The negotiations between the government and Telstra about the national broadband network have become, in effect, a wrangle over the price for the re-nationalisation of Telstra’s core assets.
Oh, the irony. The Labor government decided to build the fibre-to-the-home NBN only after Telstra’s then chief executive, Sol Trujillo, refused to bid for the right to build a fibre-to-the-node network, which was Labor’s original plan.
Telstra’s recalcitrance meant the FTTN plan collapsed. Rather than give up, communications minister Stephen Conroy decided to double down and go the whole hog -- FTTH -- instead.
Now we’re back to FTTN under a new communications minister, and this time Telstra, under a new chief executive, is selling. The company has accepted structural separation and the reality that it will no longer be in the infrastructure business.
NBN Co will thus effectively be the re-nationalised Telstra Wholesale, although it’s unlikely the government will simply buy Telstra’s existing wholesale operation and start running it.
The Coalition remains committed to a national FTTN broadband network, which will involve progressively buying the copper network and upgrading it by installing neighbourhood nodes that bring fibre closer to the homes (but not all the way).
The few hundred thousand people who have managed to get fibre all the way to the homes in the past couple of years are just lucky -- they will forever remain the beneficiaries of Australia’s bipolar politics.
Critically, the new NBN also means the government will buy Telstra’s hybrid fibre-coaxial cable network (the one that delivers Foxtel Pay TV as well as cable internet) and probably the one owned by Optus, that Telstra so devastatingly overbuilt in the early 1990s.
According to the NBN Co strategic review published last December, there are 2.5 million premises that are passed by either of the two HFC networks that already have a coax 'lead-in' (a coaxial cable from the street to the house).
There are another 200,000 homes passed with no lead-in and another 700,000 in the area but not passed. That means the two HFC networks have the potential to make up about a third of the NBN, specifically the part of it in cities.
The capital spending required to upgrade the HFC networks has been redacted from the strategic review, but the NBN Co planners have worked it out.
In any case, the first step is to buy them. In addition to that, the government and the NBN Co are also negotiating to buy Telstra’s copper.
So the NBN is now, at heart, an acquisition … of a previously privatised asset. But also in the mix is the extent to which Telstra will be involved in building the NBN, now that it has been engaged to build a big pilot FTTN network in NSW and Queensland.
The starting price for negotiations has already been set at $11 billion. That’s the net present value of the set of agreements between Telstra and the NBN and the government that were announced on June 23, 2011, following two years of negotiations.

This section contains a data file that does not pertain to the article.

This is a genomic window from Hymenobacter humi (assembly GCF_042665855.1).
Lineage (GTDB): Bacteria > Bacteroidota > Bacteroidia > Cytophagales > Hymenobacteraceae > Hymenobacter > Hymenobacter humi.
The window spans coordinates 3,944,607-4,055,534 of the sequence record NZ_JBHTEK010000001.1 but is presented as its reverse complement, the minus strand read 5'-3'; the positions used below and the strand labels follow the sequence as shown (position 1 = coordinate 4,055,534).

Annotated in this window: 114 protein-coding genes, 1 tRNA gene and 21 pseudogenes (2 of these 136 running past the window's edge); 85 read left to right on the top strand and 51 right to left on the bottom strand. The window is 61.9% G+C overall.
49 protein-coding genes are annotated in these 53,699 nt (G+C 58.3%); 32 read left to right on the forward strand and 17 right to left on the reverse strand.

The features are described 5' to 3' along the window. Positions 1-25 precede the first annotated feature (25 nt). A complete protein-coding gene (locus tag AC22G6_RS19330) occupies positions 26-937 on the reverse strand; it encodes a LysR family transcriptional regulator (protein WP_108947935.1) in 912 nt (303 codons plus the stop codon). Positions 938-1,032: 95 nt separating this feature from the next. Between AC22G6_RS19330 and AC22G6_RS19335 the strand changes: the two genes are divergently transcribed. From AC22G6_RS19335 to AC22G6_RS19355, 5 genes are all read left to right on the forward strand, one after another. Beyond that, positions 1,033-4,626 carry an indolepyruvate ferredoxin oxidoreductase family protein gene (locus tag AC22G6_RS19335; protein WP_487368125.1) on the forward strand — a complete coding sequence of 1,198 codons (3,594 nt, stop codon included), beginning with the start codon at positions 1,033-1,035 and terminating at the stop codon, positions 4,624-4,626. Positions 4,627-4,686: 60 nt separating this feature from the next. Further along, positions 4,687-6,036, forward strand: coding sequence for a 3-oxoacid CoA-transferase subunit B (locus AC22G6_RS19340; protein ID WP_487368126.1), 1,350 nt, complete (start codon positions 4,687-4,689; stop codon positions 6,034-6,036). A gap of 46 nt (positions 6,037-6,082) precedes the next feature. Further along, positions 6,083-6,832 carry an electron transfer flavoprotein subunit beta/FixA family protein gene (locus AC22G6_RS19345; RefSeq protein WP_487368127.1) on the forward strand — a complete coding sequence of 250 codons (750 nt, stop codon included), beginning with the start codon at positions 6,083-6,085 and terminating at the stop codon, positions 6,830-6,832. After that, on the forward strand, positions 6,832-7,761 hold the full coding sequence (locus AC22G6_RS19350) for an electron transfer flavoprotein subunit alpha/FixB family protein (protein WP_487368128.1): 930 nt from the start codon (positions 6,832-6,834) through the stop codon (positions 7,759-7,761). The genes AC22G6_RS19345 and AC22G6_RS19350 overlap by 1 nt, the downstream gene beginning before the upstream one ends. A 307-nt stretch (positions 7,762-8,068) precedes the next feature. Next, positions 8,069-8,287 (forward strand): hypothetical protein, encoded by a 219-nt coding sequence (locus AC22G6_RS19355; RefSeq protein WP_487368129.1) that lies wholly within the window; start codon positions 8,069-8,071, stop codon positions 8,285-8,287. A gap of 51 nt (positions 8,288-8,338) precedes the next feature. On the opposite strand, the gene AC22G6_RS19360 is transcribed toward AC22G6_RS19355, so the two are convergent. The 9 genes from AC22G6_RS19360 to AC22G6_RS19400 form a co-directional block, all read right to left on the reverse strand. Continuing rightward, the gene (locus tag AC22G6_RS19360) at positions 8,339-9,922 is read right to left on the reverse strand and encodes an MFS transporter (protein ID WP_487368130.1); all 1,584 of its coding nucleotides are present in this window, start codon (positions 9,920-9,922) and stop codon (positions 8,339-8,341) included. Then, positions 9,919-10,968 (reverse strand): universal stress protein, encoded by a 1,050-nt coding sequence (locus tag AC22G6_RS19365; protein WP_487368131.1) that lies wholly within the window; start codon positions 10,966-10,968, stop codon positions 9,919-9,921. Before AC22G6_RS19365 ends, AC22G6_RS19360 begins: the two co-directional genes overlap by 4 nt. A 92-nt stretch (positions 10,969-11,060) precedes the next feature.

Telstra’s aim in the negotiations will be to get more for selling them the two networks, HFC and copper.
The government’s aim will be to make sure the negotiations don’t go for two years again and it ends up with a cheaper NBN that delivers on its election promises.
The existing agreements consist of a subscriber agreement that delivers cash to Telstra over 10 years for an approximate NPV of $4bn, an infrastructure services agreement that delivers payments over 30 years for an approximate NPV of $5bn, another billion in NPV for the universal services and housing estates, and another $1bn NPV for “other government commitments over 10 years”.
The actual cash that Telstra receives over 30 years is a closely guarded secret because it’s much, much more than $11bn.
The government will argue that it could be less since the cash will arrive earlier under an FTTN network. Telstra will argue that that’s all very well, as long as the announcement says $11bn or more.
NBN Co has a new budget of $41bn on which it is expected to make a return of 3-4 per cent per annum (a bit more than the current bond rate). A large amount of that money could up with Telstra.
That’s because NBN Co has engaged Telstra to build a pilot fibre to the node network in parts of regional NSW and Queensland, covering more than 200,000 homes for $150 million. Apparently that will involve NBN Co renting access to the copper, with Telstra supplying 1000 nodes.
Assuming that works, Telstra is the obvious partner for NBN Co to use to help build the full national FTTN broadband network.
Ownership of the copper could progressively move to NBN Co as it is progressively connected to nodes that Telstra installs, apart from in the city areas covered by HFC.
And when this new set of negotiations is concluded, Telstra’s David Thodey should send a bunch of flowers to Sol Trujillo, wherever he is now.